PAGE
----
In the room next door three teenagers are listening to the 40th anniversary ruby red vinyl edition of Joy Division’s Unknown Pleasures. The album belongs to one of the three. That such music continues to resonate with generation X, Y and Z astounds me, when I consider the timeline. Such music was never conceived with longevity in mind, but then again neither was the music of 66 or 58 for that matter, never the less its a thought that stops me in my tracks . That and that realisation that it was on this very date way down the time line that I first saw the band that would eventually be known as Joy Division.
This is how it all began… there was this gig .Monday June 6th 1977 to be precise, the day before the Queens Silver Jubilee celebrations and all those countless street parties. Less than two weeks previous, the Sex Pistols had released a follow up to their Anarchy In The UK with God Save The Queen. Against the backdrop of endless flag waving and reminiscence’s of friends and neighbours gathered around radios or black and white TV sets, there was an anti movement amongst the curious and disaffected youth emerging across the nation who were embracing “Punk” . In Newcastle Upon Tyne there was a gig, 75p a ticket with a line up headed by The Adverts followed by Penetration and Harry Hack and The Big G the fourth band, who were not mentioned on the posters or ticket stubs were from Manchester and were called Warsaw. a few months later they would change their name to Joy Division, the rest we know. I cant remember if they were the first or second band that evening . It would be a lie to say it there was a sudden moment of realisation that this particular band would become one of the primary pioneers of what would become known as post punk. They were what they were back then and like a lot of bands on first (or second) I remember very little about the set other than what might now be described as the vibe of the music , which surprise ,surprise was like a pre Joy Division, that and where I was standing, however what i do remember was Ian Curtis amid the audience during the Penetration set pogoing so energetically to the sounds of Don’t Dictate and that he created space around him. Of course he was just someone from another band on the floor engrossed in the music of another band . Something to remember next time your at some pokey pub gig.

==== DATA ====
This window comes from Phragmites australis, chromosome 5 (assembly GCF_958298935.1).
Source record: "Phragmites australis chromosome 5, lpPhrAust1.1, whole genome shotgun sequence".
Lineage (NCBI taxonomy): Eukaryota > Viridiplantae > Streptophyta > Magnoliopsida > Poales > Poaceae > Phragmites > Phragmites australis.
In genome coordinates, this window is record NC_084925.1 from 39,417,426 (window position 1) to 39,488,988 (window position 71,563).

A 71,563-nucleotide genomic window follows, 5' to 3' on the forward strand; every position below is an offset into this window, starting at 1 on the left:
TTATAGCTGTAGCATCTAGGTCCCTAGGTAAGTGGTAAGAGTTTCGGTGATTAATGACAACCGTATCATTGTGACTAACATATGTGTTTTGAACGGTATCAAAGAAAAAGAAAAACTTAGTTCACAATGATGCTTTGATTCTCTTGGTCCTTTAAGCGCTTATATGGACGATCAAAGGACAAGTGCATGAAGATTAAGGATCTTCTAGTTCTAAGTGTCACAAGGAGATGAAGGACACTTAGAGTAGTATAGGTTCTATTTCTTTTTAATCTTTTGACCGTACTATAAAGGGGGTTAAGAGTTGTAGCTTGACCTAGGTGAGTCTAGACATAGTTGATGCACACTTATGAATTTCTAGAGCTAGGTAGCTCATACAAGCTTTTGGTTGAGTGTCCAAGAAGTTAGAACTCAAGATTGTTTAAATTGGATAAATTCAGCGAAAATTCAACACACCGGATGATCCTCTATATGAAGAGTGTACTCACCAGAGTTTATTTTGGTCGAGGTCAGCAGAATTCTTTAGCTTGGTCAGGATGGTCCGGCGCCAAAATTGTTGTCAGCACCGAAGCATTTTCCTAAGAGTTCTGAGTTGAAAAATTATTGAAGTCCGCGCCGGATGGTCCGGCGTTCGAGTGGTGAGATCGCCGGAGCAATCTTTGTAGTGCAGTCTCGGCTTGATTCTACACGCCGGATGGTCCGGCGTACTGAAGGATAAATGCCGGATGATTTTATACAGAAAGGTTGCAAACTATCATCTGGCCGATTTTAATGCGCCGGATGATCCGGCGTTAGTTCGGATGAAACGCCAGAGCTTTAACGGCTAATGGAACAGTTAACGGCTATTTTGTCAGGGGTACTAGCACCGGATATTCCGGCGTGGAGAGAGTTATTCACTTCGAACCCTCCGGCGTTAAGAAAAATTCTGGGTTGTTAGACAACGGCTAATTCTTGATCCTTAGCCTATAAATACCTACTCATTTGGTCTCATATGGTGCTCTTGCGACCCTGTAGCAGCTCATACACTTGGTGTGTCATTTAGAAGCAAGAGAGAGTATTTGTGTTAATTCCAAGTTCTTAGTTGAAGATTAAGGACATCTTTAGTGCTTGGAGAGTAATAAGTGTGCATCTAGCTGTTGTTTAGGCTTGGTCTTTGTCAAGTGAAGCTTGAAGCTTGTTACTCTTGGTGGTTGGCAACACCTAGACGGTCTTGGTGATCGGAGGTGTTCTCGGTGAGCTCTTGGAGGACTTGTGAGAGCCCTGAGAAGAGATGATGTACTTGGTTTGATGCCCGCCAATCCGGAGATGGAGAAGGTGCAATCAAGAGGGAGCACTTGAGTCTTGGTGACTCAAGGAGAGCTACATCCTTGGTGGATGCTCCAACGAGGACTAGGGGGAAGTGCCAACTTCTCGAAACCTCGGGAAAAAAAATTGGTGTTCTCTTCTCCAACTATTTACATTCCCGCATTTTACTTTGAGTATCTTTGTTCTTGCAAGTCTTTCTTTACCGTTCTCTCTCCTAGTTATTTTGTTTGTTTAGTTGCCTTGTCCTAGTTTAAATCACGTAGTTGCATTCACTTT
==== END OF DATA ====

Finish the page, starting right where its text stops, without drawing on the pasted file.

That was Warsaw , Harry Hack and The Big G we may have seen before ( I am not going to google the sequence of events ) but we either, already knew the vocal refrain of “Fuck The System ” or caught onto it pretty quick . Penetration were fantastic and like wise we caught on to them pretty quick , hooks riffs and lyrics , Dont Dictate , Money Talks and an incredible version of Patti Smiths Free Money. The Adverts were the main act Bored Teenagers (we weren’t) No Time to Be 21 (we weren’t) One Chord Wonders (we weren’t even at that stage yet ) but they were fantastic too.
Weeks earlier we (me and my friend John ) had witnessed The Clash , The Slits and Vic Godard’s Subway Sect and everything was happening so fast and for all the newspapers coverage of Anarchy and Chaos, there was a real sense of kinship in the air . John and I got into to a conversation at the bar with someone we had seen at previous gigs, called Kevin Anderson . Taking an interest in photography I had my camera on me, so obviously felt safe enough to take some images during the evening , none of Warsaw to my regret.
However John Kevin and I do decide to create a Fanzine and call it Deviation Street after a Mick Farren and The Deviants track ( both John and I were impressed by Kevin’s knowledge of such things ) and that’s how Deviation Street first evolved on this day so many moons ago .